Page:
Often challenges are motivated by a desire to protect children from “inappropriate” sexual content or “offensive” language. The following were the top three reasons cited for challenging materials as reported to the Office of Intellectual Freedom:
Although this is a commendable motivation, Access to Library Resources and Services for Minors, an interpretation of the Library Bill of Rights (ALA's basic policy concerning access to information) states that “Librarians and governing bodies should maintain that parents—and only parents—have the right and the responsibility to restrict the access of their children—and only their children—to library resources.” Censorship by librarians of constitutionally protected speech, whether for protection or for any other reason, violates the First Amendment.
As Supreme Court Justice William J. Brennan, Jr., in Texas v. Johnson, said most eloquently: "If there is a bedrock principle underlying the First Amendment, it is that the government may not prohibit the expression of an idea simply because society finds the idea itself offensive or disagreeable."
If we are to continue to protect our First Amendment, we would do well to keep in mind these words of Noam Chomsky: "If we don't believe in freedom of expression for people we despise, we don't believe in it at all."
Or these words of Supreme Court Justice William O. Douglas, in The One Un-American Act: "Restriction of free thought and free speech is the most dangerous of all subversions. It is the one un-American act that could most easily defeat us.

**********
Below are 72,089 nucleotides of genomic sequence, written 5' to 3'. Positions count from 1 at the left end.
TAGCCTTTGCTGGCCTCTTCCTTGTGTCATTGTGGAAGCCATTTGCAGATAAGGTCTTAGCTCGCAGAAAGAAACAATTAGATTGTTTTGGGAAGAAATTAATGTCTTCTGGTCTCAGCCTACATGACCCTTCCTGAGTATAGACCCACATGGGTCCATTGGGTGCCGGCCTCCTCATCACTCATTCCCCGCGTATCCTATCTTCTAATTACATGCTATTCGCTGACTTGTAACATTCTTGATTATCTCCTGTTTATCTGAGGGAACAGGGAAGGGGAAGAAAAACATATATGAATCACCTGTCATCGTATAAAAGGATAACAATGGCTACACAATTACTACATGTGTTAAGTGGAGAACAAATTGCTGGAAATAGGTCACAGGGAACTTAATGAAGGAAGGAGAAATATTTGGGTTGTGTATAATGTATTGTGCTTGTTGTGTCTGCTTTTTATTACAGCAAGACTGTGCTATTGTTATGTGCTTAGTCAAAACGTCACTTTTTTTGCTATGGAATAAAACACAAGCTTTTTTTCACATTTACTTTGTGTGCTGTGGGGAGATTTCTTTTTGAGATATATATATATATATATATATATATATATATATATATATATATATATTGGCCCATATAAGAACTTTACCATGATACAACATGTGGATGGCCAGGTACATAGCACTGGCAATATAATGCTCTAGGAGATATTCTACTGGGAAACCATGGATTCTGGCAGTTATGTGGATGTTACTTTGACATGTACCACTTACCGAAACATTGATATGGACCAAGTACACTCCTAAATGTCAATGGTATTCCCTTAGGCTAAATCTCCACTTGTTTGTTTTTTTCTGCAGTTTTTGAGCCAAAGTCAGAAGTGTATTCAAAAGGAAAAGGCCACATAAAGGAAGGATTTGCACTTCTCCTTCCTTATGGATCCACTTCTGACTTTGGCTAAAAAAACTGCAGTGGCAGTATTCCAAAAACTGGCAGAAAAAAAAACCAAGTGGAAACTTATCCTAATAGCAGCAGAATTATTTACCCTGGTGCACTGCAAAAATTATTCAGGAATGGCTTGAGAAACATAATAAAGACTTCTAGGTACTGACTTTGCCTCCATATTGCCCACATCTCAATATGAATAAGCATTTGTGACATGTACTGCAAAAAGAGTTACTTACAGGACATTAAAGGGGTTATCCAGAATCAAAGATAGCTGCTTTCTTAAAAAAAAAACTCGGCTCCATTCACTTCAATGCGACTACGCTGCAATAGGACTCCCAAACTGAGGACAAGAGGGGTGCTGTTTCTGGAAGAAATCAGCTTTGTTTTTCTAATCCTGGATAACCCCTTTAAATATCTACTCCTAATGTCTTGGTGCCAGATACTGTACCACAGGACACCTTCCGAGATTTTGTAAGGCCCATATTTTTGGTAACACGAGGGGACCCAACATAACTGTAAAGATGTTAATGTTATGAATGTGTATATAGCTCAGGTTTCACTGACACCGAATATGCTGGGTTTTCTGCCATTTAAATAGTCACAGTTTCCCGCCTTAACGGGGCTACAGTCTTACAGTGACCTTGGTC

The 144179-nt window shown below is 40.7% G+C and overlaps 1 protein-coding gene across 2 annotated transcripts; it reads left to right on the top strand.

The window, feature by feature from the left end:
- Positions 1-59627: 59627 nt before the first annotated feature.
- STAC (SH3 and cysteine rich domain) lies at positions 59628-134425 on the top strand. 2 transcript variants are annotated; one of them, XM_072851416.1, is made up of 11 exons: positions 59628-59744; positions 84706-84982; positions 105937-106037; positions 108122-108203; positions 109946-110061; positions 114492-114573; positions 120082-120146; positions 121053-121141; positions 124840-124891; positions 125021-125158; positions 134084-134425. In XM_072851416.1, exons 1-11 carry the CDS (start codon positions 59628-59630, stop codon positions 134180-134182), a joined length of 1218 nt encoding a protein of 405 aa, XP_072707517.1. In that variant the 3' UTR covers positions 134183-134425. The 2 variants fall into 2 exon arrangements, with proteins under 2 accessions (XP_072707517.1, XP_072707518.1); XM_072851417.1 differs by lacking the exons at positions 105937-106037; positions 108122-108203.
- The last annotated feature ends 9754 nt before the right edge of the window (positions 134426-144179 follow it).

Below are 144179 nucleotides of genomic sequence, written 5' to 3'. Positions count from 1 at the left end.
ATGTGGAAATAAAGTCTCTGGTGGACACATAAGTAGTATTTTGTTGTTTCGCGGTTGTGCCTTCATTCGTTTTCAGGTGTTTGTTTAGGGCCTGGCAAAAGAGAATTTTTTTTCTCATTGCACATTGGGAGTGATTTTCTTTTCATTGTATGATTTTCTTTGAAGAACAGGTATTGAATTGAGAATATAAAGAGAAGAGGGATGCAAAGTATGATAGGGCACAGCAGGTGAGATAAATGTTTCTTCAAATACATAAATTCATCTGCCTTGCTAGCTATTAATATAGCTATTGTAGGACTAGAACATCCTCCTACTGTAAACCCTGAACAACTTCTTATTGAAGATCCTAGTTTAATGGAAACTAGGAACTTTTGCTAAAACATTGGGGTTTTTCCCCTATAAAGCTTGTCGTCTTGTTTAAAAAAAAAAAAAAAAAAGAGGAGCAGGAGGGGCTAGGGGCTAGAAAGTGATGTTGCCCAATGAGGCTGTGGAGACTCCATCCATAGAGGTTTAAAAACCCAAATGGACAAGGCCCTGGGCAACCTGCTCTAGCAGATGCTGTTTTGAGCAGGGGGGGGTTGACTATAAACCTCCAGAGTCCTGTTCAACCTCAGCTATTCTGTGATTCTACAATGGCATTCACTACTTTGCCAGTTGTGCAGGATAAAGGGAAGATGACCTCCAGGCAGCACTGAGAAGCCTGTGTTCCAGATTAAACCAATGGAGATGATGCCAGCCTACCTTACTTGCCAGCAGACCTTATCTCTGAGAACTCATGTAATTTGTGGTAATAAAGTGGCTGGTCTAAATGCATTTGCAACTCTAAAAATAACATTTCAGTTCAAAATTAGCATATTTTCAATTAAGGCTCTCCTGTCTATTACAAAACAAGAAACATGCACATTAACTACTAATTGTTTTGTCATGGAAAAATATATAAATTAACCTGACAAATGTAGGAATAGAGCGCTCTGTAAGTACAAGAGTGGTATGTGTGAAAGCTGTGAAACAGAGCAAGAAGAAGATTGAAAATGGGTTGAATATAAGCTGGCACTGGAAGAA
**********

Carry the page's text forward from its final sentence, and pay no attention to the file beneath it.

Throughout history, more and different kinds of people and groups of all persuasions than you might first suppose, who, for all sorts of reasons, have attempted—and continue to attempt—to suppress anything that conflicts with or anyone who disagrees with their own beliefs.
In his book Free Speech for Me—But Not for Thee: How the American Left and Right Relentlessly Censor Each Other, Nat Hentoff writes that “the lust to suppress can come from any direction.” He quotes Phil Kerby, a former editor of the Los Angeles Times, as saying, “Censorship is the strongest drive in human nature; sex is a weak second.”
According to our infographics, parents challenge materials more often than any other group.
Does ALA ban books?
No. The ALA's Office for Intellectual Freedom (OIF) receives reports from libraries, schools, and the media on attempts to ban books in communities across the country. We compile lists of challenged books in order to inform the public about censorship efforts that affect libraries and schools. The ALA condemns censorship and works to ensure free access to information. For more information on ALA's efforts to raise awareness of censorship and promote the freedom to read, please explore Banned Books Week.